Sunday, September 5, 2010

Featured Guest Betty Booher speaks: The Summer of Continuous Improvement

It all started with a rejection. Two. A dismal contest score.
That’s not exactly right.
It all started with Donald Maass. Washington DC. The Fire in Fiction.
Permission to get off the submit-submit-submit-keep-those-partials-rolling merry-go-round to stop, stare, play with my words again.
His advice, admonishment really, poked, prodded, needled through revisions, work on the next story, assorted conferences and writers’ meetings.
Then I decided to audition for the symphony.
I know. It was a crazy to compete with Conservatory-trained players from London, Paris, Iowa. But this wasn’t so much about competition as personal challenge. I practiced and practiced and practiced. Took private lessons. Examined every attack, every pitch, every release.
And I got better.
No, I didn’t win the audition, or even make it to the next round, but each time I pick up my horn I can tell. That intensive work, those hours in the little attic room, improved my ability, made the music better.
The tools to improve my writing weren’t nearly as obvious as playing scales and orchestral excerpts. Then Margie Lawson came to Portland to present her two day workshop. By the time that weekend was over, the reasons behind my rejections started emerging from the page like a ruddy sun ball through a coastal fog bank.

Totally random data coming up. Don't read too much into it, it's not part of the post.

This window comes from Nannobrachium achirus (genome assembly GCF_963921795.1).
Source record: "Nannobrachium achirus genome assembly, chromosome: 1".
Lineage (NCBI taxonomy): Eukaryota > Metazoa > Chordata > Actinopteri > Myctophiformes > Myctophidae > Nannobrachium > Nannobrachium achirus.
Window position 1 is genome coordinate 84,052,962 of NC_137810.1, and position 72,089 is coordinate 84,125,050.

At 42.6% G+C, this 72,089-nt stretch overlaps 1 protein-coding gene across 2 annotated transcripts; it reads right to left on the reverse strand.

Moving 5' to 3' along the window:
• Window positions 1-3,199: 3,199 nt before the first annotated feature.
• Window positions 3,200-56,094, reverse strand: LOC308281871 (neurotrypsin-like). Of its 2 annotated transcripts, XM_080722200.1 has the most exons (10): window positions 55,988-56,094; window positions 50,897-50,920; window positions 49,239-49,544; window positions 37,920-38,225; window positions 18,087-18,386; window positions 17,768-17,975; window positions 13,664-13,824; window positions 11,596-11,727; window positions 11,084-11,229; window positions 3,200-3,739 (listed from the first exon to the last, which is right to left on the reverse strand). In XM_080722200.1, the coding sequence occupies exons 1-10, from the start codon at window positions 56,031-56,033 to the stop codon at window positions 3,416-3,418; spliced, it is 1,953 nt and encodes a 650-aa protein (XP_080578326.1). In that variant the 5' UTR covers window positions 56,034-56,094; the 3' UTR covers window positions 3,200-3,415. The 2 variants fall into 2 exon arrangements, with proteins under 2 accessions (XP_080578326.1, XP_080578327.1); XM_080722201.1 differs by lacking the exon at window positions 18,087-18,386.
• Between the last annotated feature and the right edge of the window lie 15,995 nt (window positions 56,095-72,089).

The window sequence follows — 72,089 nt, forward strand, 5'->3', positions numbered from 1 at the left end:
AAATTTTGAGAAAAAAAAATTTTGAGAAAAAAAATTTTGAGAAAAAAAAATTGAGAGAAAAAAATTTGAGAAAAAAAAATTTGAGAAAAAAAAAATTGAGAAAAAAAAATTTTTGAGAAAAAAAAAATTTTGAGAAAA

Ignoring the well-intentioned advice of some of my writer friends to return my story to the slush pile recycle bin, I made my way to the attic once more, this time armed with Margie’s lecture packets, a bag of highlighters, and coffee. A lot of coffee.
It wasn’t enough.
Don’t get me wrong. The coffee was great. It is Portland.
Margie’s lectures and exercises made me look at the page in an entirely different way. But I needed more. I needed to take the next step.
I needed to go to Colorado.
Immersion class was lecture packets on steroids. At 8888 feet.
I’m back in the attic now. Practicing scales and rhetorical devices and raising character stakes.
Margie Lawson armed me with a bucket full of new writing tools.
Donald Maass gave me permission to use them.
Thank you both!

Welcome to the next guest Betty Booher

RM: Welcome to Betty Booher another talented IMCer and Emergineer. She was a working on a paranormal romance, complete with scary ghost and all. Betty has a great voice. She had also a graduate of several Margie Lawson classes so she was our go-to person when we wouldn’t quite follow something. And very patient she was too. Betty plays a mean oboe – I mean, who would have thought we would be deep editing to live music? Yes, she brought her oboe. AND, she just got her black belt…but I’ll save that for her tell you more about. She’ll be checking in to answer questions this week; don’t forget to comment so you can be entered in the contest which is on till Sep 15, 2010
Keep an eye out for this fresh voice in romance – I for one will be pre-ordering her book when it’s out!
Over to the next post and Betty Booher! Ta da.